Kansas Case Is More About the N.C.A.A.’s Power

A longtime head coach said many of his colleagues had expressed frustration over the N.C.A.A.’s attempts at reform, saying they would be meaningless without stronger penalties for head coaches. The coach spoke on condition of anonymity because of the private nature of the conversations.

“A slap on the wrist is not going to deter anybody,” he said.

Money, of course, has been funneled to recruits just about forever, be it through cars, bogus jobs or envelopes stuffed with cash, like the one Kentucky sent to the father of Chris Mills, a recruit in the late 1980s.

That was about the time shoe companies began exerting their influence. If court testimony and wiretaps are an accurate representation, the companies have largely replaced boosters as the source of illicit payments.

The N.C.A.A.’s notice of allegations said that Jim Gatto, an Adidas representative, and T.J. Gassnola, a consultant for the company, had arranged for $89,000 in payments to the family of the recruit Billy Preston, and that Gassnola had told Self in a text message that he had given $15,000 to the family of Deandre Ayton, who ended up at Arizona and eventually became the top pick in the N.B.A. draft.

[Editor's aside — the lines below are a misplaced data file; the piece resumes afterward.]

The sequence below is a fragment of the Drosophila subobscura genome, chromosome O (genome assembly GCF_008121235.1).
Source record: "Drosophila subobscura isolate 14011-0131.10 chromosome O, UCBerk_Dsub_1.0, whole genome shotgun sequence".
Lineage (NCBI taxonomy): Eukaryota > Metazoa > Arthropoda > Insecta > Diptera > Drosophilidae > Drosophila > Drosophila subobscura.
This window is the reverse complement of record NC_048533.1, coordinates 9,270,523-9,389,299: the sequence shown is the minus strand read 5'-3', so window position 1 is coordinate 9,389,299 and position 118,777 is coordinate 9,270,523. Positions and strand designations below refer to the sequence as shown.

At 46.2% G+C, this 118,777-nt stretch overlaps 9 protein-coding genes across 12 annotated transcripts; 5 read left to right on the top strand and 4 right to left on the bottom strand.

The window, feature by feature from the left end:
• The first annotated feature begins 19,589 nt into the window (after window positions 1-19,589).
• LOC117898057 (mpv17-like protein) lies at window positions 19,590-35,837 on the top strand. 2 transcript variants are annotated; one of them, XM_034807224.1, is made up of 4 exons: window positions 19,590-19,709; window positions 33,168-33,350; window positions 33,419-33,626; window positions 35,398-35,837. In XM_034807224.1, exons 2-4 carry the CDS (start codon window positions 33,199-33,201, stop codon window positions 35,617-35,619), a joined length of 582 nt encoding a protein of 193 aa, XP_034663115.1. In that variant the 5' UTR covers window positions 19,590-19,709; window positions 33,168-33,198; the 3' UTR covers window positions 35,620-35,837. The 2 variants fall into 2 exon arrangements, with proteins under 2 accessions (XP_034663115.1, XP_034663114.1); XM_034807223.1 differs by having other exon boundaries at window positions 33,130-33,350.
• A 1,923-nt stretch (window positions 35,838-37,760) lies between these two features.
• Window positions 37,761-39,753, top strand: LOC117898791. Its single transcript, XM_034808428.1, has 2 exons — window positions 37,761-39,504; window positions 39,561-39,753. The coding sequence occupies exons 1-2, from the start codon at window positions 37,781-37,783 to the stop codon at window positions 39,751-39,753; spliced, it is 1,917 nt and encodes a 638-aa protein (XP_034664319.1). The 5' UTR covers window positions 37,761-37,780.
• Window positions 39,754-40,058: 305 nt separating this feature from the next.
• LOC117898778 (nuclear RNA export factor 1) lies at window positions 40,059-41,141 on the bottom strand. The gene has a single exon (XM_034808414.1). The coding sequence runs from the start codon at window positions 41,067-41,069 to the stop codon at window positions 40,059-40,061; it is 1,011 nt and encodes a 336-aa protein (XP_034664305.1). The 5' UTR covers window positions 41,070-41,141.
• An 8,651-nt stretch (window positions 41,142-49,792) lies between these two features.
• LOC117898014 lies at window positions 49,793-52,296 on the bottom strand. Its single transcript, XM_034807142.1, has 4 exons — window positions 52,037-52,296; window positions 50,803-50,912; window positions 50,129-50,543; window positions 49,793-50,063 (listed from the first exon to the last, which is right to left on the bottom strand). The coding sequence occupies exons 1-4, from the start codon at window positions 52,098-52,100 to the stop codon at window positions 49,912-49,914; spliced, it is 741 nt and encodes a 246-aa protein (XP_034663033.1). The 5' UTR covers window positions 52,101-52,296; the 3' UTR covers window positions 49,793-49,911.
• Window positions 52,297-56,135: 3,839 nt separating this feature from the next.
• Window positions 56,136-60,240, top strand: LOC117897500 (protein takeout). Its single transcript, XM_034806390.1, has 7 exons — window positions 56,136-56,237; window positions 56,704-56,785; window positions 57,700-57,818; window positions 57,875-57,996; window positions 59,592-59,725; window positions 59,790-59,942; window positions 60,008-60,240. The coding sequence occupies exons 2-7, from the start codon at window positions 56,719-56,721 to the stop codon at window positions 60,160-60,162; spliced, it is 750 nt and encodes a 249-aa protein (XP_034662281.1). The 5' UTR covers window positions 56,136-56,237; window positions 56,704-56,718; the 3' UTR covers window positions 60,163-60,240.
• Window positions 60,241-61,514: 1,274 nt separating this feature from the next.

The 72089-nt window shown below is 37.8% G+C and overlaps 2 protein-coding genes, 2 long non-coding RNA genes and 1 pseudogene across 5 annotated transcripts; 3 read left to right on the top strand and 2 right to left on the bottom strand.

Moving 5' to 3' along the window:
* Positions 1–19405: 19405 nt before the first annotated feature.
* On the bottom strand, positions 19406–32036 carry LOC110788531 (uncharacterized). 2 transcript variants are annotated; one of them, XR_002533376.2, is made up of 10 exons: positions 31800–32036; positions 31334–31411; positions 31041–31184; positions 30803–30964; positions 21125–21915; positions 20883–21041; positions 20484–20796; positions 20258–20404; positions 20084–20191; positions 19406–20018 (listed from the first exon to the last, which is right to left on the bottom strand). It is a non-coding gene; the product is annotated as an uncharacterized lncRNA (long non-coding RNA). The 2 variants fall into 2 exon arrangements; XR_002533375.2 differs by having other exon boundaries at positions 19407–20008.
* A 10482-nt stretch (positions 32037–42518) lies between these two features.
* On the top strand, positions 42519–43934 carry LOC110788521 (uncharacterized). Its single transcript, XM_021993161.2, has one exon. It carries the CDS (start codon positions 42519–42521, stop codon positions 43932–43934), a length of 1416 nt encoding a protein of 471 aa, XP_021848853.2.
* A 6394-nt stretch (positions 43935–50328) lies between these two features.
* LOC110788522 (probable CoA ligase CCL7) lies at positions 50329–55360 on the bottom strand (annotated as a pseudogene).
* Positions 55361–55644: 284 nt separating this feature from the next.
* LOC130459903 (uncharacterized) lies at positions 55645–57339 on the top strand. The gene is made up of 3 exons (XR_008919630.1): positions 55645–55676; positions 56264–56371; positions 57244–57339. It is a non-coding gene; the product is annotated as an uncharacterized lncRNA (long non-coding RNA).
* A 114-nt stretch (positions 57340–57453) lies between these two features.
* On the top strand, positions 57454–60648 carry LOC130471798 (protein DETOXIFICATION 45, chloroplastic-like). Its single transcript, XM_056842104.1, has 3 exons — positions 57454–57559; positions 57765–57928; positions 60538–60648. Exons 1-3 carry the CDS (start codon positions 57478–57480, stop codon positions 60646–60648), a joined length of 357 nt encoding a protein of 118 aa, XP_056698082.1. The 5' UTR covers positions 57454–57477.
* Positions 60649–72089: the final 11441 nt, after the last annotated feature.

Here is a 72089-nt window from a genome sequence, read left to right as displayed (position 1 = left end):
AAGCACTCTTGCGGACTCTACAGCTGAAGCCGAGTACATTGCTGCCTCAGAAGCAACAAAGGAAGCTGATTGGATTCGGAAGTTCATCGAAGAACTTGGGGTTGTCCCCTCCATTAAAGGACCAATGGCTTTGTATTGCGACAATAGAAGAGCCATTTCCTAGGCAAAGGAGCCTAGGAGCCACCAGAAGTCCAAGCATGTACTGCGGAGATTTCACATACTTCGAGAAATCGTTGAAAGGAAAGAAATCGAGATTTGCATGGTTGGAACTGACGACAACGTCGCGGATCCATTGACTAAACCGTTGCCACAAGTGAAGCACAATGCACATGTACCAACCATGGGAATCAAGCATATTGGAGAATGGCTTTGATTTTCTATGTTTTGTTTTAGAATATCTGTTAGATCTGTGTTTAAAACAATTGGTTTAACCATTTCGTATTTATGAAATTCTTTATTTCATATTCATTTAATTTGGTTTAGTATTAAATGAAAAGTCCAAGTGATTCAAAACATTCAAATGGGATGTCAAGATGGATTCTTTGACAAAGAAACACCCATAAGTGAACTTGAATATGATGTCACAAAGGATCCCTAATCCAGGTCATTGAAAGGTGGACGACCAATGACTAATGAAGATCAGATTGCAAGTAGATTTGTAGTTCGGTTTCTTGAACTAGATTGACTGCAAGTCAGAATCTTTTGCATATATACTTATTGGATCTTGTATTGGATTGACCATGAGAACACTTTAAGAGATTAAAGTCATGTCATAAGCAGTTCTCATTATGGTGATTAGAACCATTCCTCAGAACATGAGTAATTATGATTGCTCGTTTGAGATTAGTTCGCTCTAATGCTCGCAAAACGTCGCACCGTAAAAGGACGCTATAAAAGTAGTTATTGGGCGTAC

The notice, in describing a lack of institutional control, said that three Kansas athletic department administrators had raised red flags about the presence of Gatto and Gassnola around the basketball program, but that the school did nothing.

Significantly, the notice also portrayed Adidas as a representative of Kansas, akin to a booster. The university quickly rejected that characterization.

But Peter Roby, a former basketball coach at Harvard who serves on the reform-minded Knight Commission, said the N.C.A.A. was making an appropriate link. Kansas, after being declared a victim in the fraud trial of Gatto and others, signed a $196 million marketing deal with Adidas in April.